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Oktibbeha County has produced several Blues artists who achieved fame for their recordings and live performances in Chicago, California, or other areas. Blues Hall of Famer Big Joe Williams (c. 1903-1982), who waxed the classic "Baby Please Don't Go," was born close to Noxubee Swamp on the southern edge of the county. Tony Hollins (1910-c. 1959), who hailed from the Starkville-Osborn area, and Sturgis native Lou Thomas Watts (1934-1970) a.k.a. Kid Thomas, left small but significant bodies of recorded work.
Blues Marker honoring Otha Turner, a master of the fife and drum who attracted an international following as a fife player, preserving a historic fife and drum music tradition that predated the Blues.
For several decades beginning in the early 1900s, the Queen City Hotel, which stood across the street from this site, was at the center of a vibrant African-American community along 7th Avenue North. Clubs and cafes in the area featured Blues, Jazz, and Rhythm & Blues, and the hotel housed visiting musical celebrities, including B. B. King, Duke Ellington, and James Brown, as well as African-American professional athletes. The hotel was founded by a former slave, Robert Walker.
A seminal figure in the history of the Delta Blues, Robert Johnson (1911-1938), synthesized the music of Delta Blues pioneers such as Son House with outside traditions. He in turn influenced artists such as Muddy Waters and Elmore James. Johnson's compositions, notable for their poetic qualities, include the standards "Sweet Home Chicago" and Dust My Broom." Johnson's mysterious life and early death continue to fascinate modern fans. He is thought to be buried in this graveyard.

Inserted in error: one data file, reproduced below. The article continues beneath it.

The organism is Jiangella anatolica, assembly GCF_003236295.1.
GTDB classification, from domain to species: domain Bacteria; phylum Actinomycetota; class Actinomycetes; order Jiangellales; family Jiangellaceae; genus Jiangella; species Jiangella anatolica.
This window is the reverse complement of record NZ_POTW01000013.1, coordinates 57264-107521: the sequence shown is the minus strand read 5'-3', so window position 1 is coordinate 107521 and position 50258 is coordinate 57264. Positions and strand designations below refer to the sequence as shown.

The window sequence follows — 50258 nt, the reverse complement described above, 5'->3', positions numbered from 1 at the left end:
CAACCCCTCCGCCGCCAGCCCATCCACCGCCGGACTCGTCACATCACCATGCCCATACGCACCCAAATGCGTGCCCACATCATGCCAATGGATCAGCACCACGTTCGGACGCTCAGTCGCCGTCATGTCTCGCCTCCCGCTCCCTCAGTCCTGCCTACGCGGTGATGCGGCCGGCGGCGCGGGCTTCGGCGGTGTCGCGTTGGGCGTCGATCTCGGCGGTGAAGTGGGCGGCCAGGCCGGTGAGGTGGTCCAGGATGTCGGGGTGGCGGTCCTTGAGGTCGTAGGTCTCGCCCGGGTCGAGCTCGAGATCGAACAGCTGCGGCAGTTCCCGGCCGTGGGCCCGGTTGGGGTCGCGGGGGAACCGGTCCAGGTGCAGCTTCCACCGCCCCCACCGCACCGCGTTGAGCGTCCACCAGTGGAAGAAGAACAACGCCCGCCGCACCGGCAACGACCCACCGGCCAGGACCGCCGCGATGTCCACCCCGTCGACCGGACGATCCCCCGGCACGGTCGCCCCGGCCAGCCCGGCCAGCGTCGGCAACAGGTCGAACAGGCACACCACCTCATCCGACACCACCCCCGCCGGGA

This Blues Trail Marker honors Robert Nighthawk, American blues musician born on Nov. 30, 1909. A blues musician, Nighthawk played and recorded under the pseudonyms Robert Lee McCoy and others. He was born in Helena, Arkansas, but grew up in Friars Point, MS.
Rosedale was immortalized in Robert Johnson's 1937 recording Traveling Riverside Blues..
Ruby's Nite Spot, operated at this site by Ruby Edwards, was one of the most prominent Blues clubs in the Delta during the 1940s and '50s. Edwards booked nationally-known acts such as T-Bone Walker, Little Walter, and Little Richard, newcomers Ike Turner and Little Milton, and down-home Delta Bluesmen Son Thomas and Eddie Cusic, among many others. Patrons here could dine, drink, dance, and gamble into the wee hours of the morning, long after clubs in nearby Greenville and Indianola had closed.
Sam Carr, Bertha Lee, and Frank Frost Blues Trail Marker is set in Lula, MS where they grew up. All of them made the Blues famous in the 1920's and 1930's. Lee was most famous for recording with and being the wife of Charlie Patton.
Sam Chatmon (c. 1899-1983), a celebrated singer and guitarist who spent most of his life in Hollandale, sometimes performed with his brothers in a renowned family string band billed as the Mississippi Sheiks. He embarked on a new solo career after coming out of musical retirement in the 1960s. Many local musicians have performed here on Simmons Street, known as "the Blue Front," once one of the most vibrant centers of Blues activity in the Delta.
The haunting quality of Nehemiah “Skip” James’s music earned him a reputation as one of the great early Mississippi bluesmen. James (1902-1969) grew up at the Woodbine Plantation and as a youth learned to play both guitar and piano. At his 1931 session for Paramount he recorded eighteen songs, including the dark-themed “Devil Got My Woman” and “Hard Time Killing Floor Blues.” He later became a minister, but returned to performing blues during the 1960s “blues revival.”
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